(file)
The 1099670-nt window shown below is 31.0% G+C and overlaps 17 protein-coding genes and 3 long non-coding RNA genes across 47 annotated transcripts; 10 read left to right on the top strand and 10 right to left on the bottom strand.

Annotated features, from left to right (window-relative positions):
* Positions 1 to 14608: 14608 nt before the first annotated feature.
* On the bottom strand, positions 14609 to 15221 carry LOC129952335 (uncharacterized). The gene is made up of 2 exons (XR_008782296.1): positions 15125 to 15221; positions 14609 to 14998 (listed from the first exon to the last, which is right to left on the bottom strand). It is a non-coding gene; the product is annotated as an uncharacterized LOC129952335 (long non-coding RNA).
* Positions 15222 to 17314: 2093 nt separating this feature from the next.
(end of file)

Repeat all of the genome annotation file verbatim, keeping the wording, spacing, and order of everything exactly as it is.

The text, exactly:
The 1099670-nt window shown below is 31.0% G+C and overlaps 17 protein-coding genes and 3 long non-coding RNA genes across 47 annotated transcripts; 10 read left to right on the top strand and 10 right to left on the bottom strand.

Annotated features, from left to right (window-relative positions):
* Positions 1 to 14608: 14608 nt before the first annotated feature.
* On the bottom strand, positions 14609 to 15221 carry LOC129952335 (uncharacterized). The gene is made up of 2 exons (XR_008782296.1): positions 15125 to 15221; positions 14609 to 14998 (listed from the first exon to the last, which is right to left on the bottom strand). It is a non-coding gene; the product is annotated as an uncharacterized LOC129952335 (long non-coding RNA).
* Positions 15222 to 17314: 2093 nt separating this feature from the next.